Tesla Christmas update: the horn becomes a megaphone

Tesla Christmas update: the horn becomes a megaphone

Tesla Christmas update

As tradition dictates, this year Tesla has released a software update for the Christmas holidays: among the features added thanks to this update there is one that allows you to use your car as a real megaphone.

The update is available on all Tesla models produced from 2019 onwards, as the previous models do not have the external speakers added later - to comply with US regulations on electric vehicles; these regulations, similar to those we also have in Europe, require an electric car to emit a sound at low speeds, when a pedestrian is more likely not to notice the car's presence.

Il video that we report, published on Twitter, shows us how the new feature works: essentially the car speakers are in a position to repeat, with a slight delay and a little distortion, everything that is said inside the car; at the moment it is not clear to us if the distortion of the sound is desired, if it can be removed or if it is a bug.

NEW Tesla Megaphone feature. This is crazy! These cars haha… pic.twitter.com/OB8oI3wwhH

- Ryan Shaw (@ryanshawtech) December 24, 2021

if (jQuery ("# ​​crm_srl-th_motorlabs_d_mh2_1"). is (": visible")) {console.log ("Edinet ADV adding zone: tag crm_srl-th_motorlabs_d_mh2_1 slot id: th_motorlabs_d_mh2"); } It is not the first time that Tesla uses the external speakers of its cars creatively: on the occasion of Christmas last year, the Boombox mode was introduced which allowed the car owner to change the standard sound of the horn, loading clips customized - needless to underline how this feature can potentially be very fun, but also dangerous enough if used inappropriately in traffic.

In addition to this substantially useless novelty inserted by Tesla in the latest software update, the company has decided to listen to the rumors of concern that have circulated in recent weeks about the possibility of playing video games with the car in motion, and has decided to block this function by limiting its use to the moments when the car is parked, avoiding even a further investigation by the NHTSA.

Tesla will shut off center console gaming while car is in motion [Updated]

<em>Sky Force Reloaded</em> running on a TeslaEnlarge / Sky Force Reloaded running on a Tesla's central screen while the car is driving down the road.

Update (December 24): Tesla will issue a software update that will prevent games from being played on the infotainment display. The carmaker moved quickly to issue a software update that will roll out to the affected vehicles by Christmas.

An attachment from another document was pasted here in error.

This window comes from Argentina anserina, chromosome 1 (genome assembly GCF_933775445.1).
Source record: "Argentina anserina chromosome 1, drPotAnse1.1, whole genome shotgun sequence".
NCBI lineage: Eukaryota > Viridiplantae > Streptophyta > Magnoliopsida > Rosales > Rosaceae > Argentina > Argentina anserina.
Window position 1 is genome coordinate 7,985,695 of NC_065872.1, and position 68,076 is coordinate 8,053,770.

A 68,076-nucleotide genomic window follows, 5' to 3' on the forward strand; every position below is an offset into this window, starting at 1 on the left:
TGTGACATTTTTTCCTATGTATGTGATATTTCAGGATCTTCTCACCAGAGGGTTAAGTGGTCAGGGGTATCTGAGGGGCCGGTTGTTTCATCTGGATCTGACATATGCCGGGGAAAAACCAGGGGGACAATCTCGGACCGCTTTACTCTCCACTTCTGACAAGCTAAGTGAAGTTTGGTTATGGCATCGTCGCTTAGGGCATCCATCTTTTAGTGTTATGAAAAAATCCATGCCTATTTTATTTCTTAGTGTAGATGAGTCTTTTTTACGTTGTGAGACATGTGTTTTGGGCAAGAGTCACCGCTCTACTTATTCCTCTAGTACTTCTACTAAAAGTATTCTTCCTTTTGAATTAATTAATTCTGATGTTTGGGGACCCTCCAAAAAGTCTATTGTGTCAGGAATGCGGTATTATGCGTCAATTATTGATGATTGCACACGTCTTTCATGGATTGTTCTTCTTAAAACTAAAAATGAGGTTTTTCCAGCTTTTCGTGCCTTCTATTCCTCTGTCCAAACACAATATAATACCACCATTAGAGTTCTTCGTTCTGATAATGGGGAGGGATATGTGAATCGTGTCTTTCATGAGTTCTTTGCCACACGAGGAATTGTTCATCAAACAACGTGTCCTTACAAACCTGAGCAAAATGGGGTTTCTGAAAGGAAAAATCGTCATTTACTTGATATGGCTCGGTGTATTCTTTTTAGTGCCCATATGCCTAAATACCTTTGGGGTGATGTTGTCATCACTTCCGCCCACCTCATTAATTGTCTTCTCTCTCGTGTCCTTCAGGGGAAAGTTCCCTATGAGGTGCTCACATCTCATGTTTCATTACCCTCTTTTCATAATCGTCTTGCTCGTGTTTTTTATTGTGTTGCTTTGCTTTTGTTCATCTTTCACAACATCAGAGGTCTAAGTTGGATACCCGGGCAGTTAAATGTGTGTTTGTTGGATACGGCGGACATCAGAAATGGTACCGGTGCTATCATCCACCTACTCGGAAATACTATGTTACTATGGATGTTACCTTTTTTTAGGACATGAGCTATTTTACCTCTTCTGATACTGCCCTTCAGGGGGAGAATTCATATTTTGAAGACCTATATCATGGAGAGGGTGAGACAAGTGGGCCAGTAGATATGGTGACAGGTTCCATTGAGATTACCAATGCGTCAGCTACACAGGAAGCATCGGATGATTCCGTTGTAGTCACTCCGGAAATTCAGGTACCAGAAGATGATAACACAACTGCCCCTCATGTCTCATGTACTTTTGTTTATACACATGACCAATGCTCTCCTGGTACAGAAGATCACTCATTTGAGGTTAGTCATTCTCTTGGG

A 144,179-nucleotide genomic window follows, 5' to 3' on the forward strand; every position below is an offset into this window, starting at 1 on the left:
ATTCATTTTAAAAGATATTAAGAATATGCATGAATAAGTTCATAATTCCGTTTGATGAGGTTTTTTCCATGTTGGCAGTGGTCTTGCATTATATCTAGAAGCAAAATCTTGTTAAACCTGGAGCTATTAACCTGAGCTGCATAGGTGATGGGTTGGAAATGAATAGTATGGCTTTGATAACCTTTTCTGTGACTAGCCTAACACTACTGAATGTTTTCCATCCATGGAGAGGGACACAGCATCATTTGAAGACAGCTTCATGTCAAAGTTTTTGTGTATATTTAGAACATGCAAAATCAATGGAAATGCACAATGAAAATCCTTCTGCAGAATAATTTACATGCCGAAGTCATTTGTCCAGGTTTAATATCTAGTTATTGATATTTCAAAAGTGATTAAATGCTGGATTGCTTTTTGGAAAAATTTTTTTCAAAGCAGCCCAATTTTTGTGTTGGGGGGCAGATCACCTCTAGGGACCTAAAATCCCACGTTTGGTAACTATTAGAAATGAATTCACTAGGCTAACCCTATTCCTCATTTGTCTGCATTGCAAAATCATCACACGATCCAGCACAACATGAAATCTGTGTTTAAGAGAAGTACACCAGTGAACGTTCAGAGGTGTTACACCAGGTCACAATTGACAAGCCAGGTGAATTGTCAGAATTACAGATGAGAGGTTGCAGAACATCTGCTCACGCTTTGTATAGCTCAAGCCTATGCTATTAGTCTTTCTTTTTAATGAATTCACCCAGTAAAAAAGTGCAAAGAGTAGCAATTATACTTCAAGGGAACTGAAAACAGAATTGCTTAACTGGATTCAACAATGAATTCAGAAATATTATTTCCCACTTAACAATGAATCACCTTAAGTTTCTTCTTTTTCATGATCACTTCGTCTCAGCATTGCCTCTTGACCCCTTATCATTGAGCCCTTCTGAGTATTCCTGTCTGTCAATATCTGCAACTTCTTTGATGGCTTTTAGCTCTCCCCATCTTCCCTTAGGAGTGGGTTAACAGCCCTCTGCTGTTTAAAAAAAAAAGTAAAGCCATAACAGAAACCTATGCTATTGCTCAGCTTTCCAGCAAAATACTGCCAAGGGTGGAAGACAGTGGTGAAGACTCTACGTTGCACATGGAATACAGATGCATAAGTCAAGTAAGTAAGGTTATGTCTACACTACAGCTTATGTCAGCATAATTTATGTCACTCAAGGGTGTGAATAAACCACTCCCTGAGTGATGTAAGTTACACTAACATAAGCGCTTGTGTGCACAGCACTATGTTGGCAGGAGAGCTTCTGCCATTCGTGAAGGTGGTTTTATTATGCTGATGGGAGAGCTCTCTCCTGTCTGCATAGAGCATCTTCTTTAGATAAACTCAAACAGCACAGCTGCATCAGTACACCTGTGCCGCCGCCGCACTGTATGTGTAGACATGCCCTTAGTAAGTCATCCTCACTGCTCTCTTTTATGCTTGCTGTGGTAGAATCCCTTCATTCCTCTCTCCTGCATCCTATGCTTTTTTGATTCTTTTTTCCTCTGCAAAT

“Following the opening of a preliminary evaluation of Tesla’s ‘Passenger Play,’ Tesla informed the agency that it is changing the functionality of this feature,” the safety agency said in a statement. “In a new software update, ‘Passenger Play’ will now be locked and unusable when the vehicle is in motion.”

Original story (December 22): 

Earlier this month, we covered a software update issued by Tesla that allowed games to be played on the infotainment display while the car was in motion. We pointed out at the time that this new capability would likely draw the attention of state and federal regulators. To no one's surprise, the National Highway Traffic Safety Administration on Wednesday announced a formal safety investigation over the update.

According to the NHTSA, the feature has been around since December 2020 for Teslas equipped with 'Passenger Play.' Prior to that, games could only be played on the center screen when the vehicle was in park.


The NHTSA's investigation covers approximately 580,000 Tesla Model S, 3, X, and Y vehicles spanning model years 2017 through 2021. The agency said it will be evaluating 'aspects of the feature, including the frequency and use scenarios of Tesla 'Passenger Play.''

Tesla does warn against gaming while driving. When Passenger Play is activated, a warning pops up on the screen: 'Use of Touch Arcade while the vehicle is in motion is only for passengers. Please check local laws prior to playing.' With at least 34 states having 'video screen restriction' laws as of 2014, gaming via Passenger Play would appear to be broadly illegal. In addition, the NHTSA issued guidelines for front-row displays back in 2013, saying that 'displaying images or video not related to driving… will inherently interfere with a driver's ability to safely operate the vehicle.'

Tesla is also under investigation by the NHTSA over 12 instances where vehicles using Tesla's Autopilot driver assistance system crashed into emergency vehicles pulled over to the side of the road. Those crashes have led to at least 17 injuries and at least one death. That investigation covers 765,000 Teslas built between 2014 and 2021.

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